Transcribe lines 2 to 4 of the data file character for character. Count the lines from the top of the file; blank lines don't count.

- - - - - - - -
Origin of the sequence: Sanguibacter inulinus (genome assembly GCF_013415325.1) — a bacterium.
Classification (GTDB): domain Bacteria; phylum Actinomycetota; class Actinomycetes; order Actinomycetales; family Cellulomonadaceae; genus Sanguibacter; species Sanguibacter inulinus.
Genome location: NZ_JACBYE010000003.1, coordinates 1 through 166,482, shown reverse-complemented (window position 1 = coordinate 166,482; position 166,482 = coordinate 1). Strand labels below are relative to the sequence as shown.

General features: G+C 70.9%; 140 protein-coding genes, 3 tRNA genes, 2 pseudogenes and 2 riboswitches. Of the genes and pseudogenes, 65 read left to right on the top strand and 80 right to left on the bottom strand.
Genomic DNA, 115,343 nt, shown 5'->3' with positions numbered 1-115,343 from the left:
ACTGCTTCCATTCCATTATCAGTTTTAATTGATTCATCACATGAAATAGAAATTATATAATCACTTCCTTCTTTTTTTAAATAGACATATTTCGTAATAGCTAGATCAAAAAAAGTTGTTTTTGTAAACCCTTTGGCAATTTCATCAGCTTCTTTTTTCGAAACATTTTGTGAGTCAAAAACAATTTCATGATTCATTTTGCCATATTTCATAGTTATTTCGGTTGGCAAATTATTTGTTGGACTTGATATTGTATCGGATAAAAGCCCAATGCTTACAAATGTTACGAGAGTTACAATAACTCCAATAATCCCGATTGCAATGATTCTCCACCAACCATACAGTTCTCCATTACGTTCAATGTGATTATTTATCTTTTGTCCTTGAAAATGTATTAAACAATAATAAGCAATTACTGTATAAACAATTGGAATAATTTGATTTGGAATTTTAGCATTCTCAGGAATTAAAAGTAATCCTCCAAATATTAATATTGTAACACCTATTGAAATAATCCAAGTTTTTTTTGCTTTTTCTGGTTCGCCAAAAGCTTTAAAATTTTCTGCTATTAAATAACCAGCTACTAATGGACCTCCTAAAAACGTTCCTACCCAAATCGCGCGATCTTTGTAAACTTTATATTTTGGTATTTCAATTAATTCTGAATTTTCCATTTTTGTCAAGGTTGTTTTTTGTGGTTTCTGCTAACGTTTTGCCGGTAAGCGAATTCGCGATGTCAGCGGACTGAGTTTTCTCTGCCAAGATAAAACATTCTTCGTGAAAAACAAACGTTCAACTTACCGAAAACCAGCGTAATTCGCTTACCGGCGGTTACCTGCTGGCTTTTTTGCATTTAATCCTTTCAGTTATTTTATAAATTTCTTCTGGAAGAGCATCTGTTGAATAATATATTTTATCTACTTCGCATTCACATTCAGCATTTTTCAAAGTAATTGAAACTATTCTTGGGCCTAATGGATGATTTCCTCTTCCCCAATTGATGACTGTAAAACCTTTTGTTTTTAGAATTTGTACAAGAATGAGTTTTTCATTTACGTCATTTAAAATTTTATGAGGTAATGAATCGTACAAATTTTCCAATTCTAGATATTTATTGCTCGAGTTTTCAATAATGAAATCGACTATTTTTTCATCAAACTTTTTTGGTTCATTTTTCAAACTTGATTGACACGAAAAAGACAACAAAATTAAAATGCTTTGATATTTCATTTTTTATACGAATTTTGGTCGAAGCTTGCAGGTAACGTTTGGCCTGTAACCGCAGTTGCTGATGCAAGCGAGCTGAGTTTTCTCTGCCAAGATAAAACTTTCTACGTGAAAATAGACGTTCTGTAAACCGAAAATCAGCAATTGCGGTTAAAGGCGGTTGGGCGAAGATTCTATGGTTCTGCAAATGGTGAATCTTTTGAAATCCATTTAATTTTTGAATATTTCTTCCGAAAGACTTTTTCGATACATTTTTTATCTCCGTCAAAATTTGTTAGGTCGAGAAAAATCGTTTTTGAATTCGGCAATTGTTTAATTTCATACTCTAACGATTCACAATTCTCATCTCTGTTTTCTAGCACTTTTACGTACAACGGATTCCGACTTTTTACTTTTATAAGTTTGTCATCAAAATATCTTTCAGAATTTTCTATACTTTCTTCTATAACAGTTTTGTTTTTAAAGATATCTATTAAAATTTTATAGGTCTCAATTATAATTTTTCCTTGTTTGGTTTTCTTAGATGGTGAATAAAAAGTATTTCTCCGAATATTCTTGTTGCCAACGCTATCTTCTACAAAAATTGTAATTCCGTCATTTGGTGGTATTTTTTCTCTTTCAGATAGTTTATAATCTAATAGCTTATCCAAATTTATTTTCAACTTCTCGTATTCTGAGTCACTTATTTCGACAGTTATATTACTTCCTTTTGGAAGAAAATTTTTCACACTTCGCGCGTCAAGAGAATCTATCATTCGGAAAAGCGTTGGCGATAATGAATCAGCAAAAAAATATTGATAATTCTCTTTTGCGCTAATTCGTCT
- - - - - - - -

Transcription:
Classification (GTDB): domain Bacteria; phylum Actinomycetota; class Actinomycetes; order Actinomycetales; family Cellulomonadaceae; genus Sanguibacter; species Sanguibacter inulinus.
Genome location: NZ_JACBYE010000003.1, coordinates 1 through 166,482, shown reverse-complemented (window position 1 = coordinate 166,482; position 166,482 = coordinate 1). Strand labels below are relative to the sequence as shown.

General features: G+C 70.9%; 140 protein-coding genes, 3 tRNA genes, 2 pseudogenes and 2 riboswitches. Of the genes and pseudogenes, 65 read left to right on the top strand and 80 right to left on the bottom strand.